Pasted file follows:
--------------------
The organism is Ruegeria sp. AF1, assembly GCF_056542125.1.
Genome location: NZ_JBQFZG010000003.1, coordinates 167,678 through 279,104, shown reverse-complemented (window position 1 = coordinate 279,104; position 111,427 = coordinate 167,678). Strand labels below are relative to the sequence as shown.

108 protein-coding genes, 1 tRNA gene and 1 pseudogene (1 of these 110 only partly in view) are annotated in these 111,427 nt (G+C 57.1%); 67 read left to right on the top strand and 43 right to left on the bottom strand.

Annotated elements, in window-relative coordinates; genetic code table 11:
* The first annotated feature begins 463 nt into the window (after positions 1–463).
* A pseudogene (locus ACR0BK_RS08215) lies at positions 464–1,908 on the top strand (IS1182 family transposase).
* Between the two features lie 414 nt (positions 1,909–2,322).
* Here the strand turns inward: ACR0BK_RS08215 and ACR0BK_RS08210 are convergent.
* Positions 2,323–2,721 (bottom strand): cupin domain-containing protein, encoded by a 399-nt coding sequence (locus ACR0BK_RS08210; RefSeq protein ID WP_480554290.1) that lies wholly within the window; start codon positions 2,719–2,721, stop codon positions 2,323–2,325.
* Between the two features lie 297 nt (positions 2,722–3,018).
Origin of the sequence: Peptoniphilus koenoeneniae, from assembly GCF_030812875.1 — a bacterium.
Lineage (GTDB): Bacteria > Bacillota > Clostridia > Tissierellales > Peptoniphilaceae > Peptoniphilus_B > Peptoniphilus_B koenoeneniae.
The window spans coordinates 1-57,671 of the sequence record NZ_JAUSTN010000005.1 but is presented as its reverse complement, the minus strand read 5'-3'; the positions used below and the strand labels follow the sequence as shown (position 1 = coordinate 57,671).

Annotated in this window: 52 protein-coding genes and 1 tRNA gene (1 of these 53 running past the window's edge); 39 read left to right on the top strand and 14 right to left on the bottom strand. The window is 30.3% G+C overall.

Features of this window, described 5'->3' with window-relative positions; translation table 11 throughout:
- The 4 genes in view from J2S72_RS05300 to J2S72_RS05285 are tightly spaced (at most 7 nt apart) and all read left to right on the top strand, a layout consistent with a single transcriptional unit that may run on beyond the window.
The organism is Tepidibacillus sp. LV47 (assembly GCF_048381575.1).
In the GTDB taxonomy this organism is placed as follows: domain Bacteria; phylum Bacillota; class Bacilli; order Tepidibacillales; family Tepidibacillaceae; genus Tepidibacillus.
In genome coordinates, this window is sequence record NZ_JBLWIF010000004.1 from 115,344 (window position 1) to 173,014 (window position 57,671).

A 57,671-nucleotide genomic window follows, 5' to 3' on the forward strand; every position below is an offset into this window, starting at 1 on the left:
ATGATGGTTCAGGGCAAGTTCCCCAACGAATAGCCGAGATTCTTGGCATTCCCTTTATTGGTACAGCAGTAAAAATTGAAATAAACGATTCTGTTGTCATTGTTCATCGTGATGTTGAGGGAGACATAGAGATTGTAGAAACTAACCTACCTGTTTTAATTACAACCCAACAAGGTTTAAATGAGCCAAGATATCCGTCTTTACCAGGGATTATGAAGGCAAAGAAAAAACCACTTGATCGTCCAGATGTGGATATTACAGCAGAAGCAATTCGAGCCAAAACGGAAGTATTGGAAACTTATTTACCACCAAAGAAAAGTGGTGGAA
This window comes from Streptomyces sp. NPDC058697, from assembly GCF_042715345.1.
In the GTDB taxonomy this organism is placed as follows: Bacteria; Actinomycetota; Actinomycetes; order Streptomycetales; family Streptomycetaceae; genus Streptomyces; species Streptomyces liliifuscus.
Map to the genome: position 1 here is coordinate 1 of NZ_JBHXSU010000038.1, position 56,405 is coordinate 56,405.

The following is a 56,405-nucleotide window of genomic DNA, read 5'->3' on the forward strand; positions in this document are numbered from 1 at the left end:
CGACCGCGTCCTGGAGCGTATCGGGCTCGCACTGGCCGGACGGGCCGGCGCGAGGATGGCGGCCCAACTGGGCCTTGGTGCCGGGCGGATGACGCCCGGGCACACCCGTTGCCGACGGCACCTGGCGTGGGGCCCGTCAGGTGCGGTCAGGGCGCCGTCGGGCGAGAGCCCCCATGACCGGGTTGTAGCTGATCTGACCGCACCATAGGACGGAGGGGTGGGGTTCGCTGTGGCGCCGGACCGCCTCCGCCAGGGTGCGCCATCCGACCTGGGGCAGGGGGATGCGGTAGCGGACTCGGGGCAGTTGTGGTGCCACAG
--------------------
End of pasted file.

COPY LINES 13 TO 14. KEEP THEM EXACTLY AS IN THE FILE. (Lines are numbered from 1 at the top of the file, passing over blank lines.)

The window spans coordinates 1-57,671 of the sequence record NZ_JAUSTN010000005.1 but is presented as its reverse complement, the minus strand read 5'-3'; the positions used below and the strand labels follow the sequence as shown (position 1 = coordinate 57,671).

Annotated in this window: 52 protein-coding genes and 1 tRNA gene (1 of these 53 running past the window's edge); 39 read left to right on the top strand and 14 right to left on the bottom strand. The window is 30.3% G+C overall.